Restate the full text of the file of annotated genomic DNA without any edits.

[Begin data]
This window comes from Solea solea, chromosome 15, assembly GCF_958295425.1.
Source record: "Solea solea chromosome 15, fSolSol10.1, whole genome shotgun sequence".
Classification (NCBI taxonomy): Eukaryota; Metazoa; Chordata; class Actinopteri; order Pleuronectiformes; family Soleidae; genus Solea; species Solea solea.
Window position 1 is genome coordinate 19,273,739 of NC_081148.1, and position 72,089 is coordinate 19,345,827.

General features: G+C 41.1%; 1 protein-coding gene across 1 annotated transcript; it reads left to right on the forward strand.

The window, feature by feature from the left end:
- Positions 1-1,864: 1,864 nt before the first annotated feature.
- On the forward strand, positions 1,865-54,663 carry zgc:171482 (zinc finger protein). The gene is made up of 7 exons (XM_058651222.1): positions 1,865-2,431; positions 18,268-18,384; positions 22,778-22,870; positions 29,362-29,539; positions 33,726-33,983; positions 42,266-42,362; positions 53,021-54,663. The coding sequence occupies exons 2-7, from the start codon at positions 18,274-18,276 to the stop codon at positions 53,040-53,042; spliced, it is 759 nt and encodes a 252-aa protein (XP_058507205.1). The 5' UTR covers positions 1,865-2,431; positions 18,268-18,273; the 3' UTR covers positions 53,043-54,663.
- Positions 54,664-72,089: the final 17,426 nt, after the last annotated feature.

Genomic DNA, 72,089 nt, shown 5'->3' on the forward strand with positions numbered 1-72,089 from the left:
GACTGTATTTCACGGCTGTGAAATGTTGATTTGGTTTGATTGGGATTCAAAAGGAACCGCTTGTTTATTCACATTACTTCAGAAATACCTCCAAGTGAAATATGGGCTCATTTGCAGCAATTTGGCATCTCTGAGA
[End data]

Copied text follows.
This window comes from Solea solea, chromosome 15, assembly GCF_958295425.1.
Source record: "Solea solea chromosome 15, fSolSol10.1, whole genome shotgun sequence".
Classification (NCBI taxonomy): Eukaryota; Metazoa; Chordata; class Actinopteri; order Pleuronectiformes; family Soleidae; genus Solea; species Solea solea.
Window position 1 is genome coordinate 19,273,739 of NC_081148.1, and position 72,089 is coordinate 19,345,827.

General features: G+C 41.1%; 1 protein-coding gene across 1 annotated transcript; it reads left to right on the forward strand.

The window, feature by feature from the left end:
- Positions 1-1,864: 1,864 nt before the first annotated feature.
- On the forward strand, positions 1,865-54,663 carry zgc:171482 (zinc finger protein). The gene is made up of 7 exons (XM_058651222.1): positions 1,865-2,431; positions 18,268-18,384; positions 22,778-22,870; positions 29,362-29,539; positions 33,726-33,983; positions 42,266-42,362; positions 53,021-54,663. The coding sequence occupies exons 2-7, from the start codon at positions 18,274-18,276 to the stop codon at positions 53,040-53,042; spliced, it is 759 nt and encodes a 252-aa protein (XP_058507205.1). The 5' UTR covers positions 1,865-2,431; positions 18,268-18,273; the 3' UTR covers positions 53,043-54,663.
- Positions 54,664-72,089: the final 17,426 nt, after the last annotated feature.

Genomic DNA, 72,089 nt, shown 5'->3' on the forward strand with positions numbered 1-72,089 from the left:
GACTGTATTTCACGGCTGTGAAATGTTGATTTGGTTTGATTGGGATTCAAAAGGAACCGCTTGTTTATTCACATTACTTCAGAAATACCTCCAAGTGAAATATGGGCTCATTTGCAGCAATTTGGCATCTCTGAGA